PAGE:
Skin of Color Underrepresentation Highlighted in Review of Artificial Intelligence Use in Dermatology

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These data indicate that, despite the promise held by AI in dermatological care improvement, further evaluation of training, validation, and ethical issues must be done before it is integrated.

Rebecca Fliorent

Credit: LinkedIn

Rebecca Fliorent

Credit: LinkedIn

Issues with the integration of artificial intelligence (AI) for assessment and diagnosis of dermatologic conditions persist for patients with skin of color, according to recent findings, with struggles observed in identification of lesions.1

These findings and more were the conclusions of a recent literature review, conducted with the purpose of pointing to the issues leading to lack of representation of patients with diverse skin tones within datasets implemented by algorithms.2

This review was led by Rebecca Fliorent, from the Rowan-Virtua School of Osteopathic Medicine in Stratford, New Jersey. Fliorent and colleagues noted the value in improving diagnostic accuracy for as many different skin types as possible.

“The objective of this review is to identify and address gaps in current AI usage in dermatology, specifically regarding individuals with (skin of color), and to propose future steps to enhance its application in dermatologic practice,” Fliorent and colleagues wrote.

Background and Methods

The investigators noted that AI employs sophisticated algorithms and models to learn from different types of information, looking at different patterns with the potential for informed decision-making. The use of AI among dermatologists has been suggested for its implementation for early skin cancer detection, for example.

In a more general sense, the investigators expressed that use of AI had shown promise in providing personalized treatment recommendations by allowing for patient-specific data such as patients’ symptoms, medical history, and responses to different treatments. Thus, AI may lead to more precise diagnostics and improve outcomes among different types of patients.

To begin identifying possible gaps in use of AI for individuals with skin of color, the research team conducted their comprehensive review of existing literature. They implemented the PubMed and Google Scholar research databases.

The team’s review took place in the timeframe between February 2002 - June 2023 and included a wide array of search terms including racial representation, AI, skin cancer, artificial intelligence, skin of color, dermatology, pigmentation, dermatologic screening, disparities in public health, and melanoma.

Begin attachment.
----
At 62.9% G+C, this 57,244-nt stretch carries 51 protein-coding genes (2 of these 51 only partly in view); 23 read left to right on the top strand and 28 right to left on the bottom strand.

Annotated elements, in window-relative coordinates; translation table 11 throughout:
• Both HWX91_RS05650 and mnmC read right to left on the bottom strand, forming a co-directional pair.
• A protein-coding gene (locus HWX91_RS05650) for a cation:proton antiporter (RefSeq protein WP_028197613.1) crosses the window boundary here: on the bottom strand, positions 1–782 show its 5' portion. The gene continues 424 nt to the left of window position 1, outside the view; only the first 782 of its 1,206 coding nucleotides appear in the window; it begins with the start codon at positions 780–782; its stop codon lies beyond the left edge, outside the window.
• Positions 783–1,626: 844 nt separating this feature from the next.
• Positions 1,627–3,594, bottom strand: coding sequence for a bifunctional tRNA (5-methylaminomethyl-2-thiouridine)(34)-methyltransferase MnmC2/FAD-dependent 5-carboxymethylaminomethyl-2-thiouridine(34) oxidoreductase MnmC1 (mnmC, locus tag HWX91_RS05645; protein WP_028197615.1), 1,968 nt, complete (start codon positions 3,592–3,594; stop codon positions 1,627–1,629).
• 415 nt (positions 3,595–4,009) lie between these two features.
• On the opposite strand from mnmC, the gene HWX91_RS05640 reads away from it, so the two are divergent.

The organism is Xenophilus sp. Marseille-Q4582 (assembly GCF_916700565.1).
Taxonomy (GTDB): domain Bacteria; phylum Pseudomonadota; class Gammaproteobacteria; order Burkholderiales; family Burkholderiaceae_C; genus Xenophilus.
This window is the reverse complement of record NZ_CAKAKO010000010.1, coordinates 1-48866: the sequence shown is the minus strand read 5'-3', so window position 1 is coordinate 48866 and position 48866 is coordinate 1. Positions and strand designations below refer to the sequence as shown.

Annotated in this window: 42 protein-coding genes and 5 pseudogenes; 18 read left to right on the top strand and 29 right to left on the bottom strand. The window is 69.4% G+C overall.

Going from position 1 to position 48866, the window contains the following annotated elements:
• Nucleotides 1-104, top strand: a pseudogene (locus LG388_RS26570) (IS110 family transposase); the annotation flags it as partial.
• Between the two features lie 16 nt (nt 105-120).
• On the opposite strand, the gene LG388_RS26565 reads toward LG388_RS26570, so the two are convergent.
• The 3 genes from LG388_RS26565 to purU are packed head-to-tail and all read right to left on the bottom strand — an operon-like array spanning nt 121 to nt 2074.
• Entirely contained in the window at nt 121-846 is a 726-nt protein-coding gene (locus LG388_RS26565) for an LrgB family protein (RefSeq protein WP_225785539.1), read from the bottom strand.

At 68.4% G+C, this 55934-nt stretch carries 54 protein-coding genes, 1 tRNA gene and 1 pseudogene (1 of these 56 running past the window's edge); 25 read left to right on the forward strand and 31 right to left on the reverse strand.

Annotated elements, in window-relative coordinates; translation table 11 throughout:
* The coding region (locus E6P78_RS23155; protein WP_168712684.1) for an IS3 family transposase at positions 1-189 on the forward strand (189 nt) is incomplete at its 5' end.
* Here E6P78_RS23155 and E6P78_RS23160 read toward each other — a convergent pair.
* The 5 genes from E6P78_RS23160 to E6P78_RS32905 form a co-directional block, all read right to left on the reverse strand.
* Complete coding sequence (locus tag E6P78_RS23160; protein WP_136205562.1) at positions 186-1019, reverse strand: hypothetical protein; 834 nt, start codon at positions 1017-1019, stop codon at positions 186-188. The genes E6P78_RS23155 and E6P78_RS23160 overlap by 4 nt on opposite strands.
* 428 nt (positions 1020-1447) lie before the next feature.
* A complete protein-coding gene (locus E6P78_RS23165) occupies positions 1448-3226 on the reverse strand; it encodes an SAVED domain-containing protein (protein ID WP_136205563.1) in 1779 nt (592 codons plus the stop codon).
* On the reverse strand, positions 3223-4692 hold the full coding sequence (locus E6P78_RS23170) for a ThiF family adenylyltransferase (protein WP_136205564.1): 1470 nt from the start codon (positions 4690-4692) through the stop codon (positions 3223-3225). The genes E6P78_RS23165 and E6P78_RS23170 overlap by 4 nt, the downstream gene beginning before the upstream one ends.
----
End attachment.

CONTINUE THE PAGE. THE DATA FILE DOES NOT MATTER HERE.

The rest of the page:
The investigators’ criteria for research literature inclusion in their study included articles which are written in English and a variety of different types of research like clinical trials, systematic reviews, case reports, and single-center studies done retrospectively. The team excluded studies not matching these descriptions from their review, also working to ensure relevance and reliability in their findings.

Findings

A set of different studies were identified by the investigators over the course of their research, and several of these studies proved to have invaluable information on the topic.

One trial showed that publicly accessible skin image datasets had been limited when they were applied to clinical settings in the real-world, as far as representation of diverse skin tones. Such limitations were described by the research team as stemming from lighting issues, focus accuracy, levels of exposure, aperture, alignment of backgrounds, and the variability of camera shutter speed.

Another study the team looked at had highlighted the failures of AI imaging investigations in skin of color as far as correctly addressing several different CLEAR Checklist elements. The study indicated a lack of skin color information in numerous studies’ processing, given that the regions of patients’ lesions had been specified in under half of the cases.

The investigators were able to identify 10 investigations and 15 AI technologies assessing AI's efficacy in evaluation of images of diverse skin tones.

A substantial number of these investigations pointed to the issue of underrepresentation of images included in datasets, and others applied AI to patient samples that either excluded skin of color or included such patients minimally. A scarcity of representation within the identified datasets and a lack of accuracy with AI technology was pointed to by these studies.

Overall, the research team concluded that the tailoring of AI approaches may be necessary to deal with the complexities of evaluating skin conditions among individuals of diverse skin tones. The goal, they noted, should be mitigating biases inherent in AI datasets to allow for more comprehensive representation of different patient populations.

More inclusive datasets were noted by the team as potentially leading to improved dermatologic care outcomes and to reductions in disparities. The investigators also pointed to the benefits of training dermatologists to capture high-quality lesion images on patients with skin of color.

“Although the mentioned AI programs do not constitute a comprehensive list, many of these programs show promise in supporting clinical decision-making; however, they require modification to become reliable diagnostic aids for SOC patients,” they wrote. “AI companies should disclose information regarding training sets for SOC.”

References

  1. Fliorent, R., Fardman, B., Podwojniak, A., Javaid, K., Tan, I.J., Ghani, H., Truong, T.M., Rao, B. and Heath, C. (2024), Artificial intelligence in dermatology: advancements and challenges in skin of color. Int J Dermatol. https://doi.org/10.1111/ijd.17076.
  2. Adamson AS, Smith A. Machine learning and health care disparities in dermatology. JAMA Dermatol. 2018; 154(11): 1247–1248.
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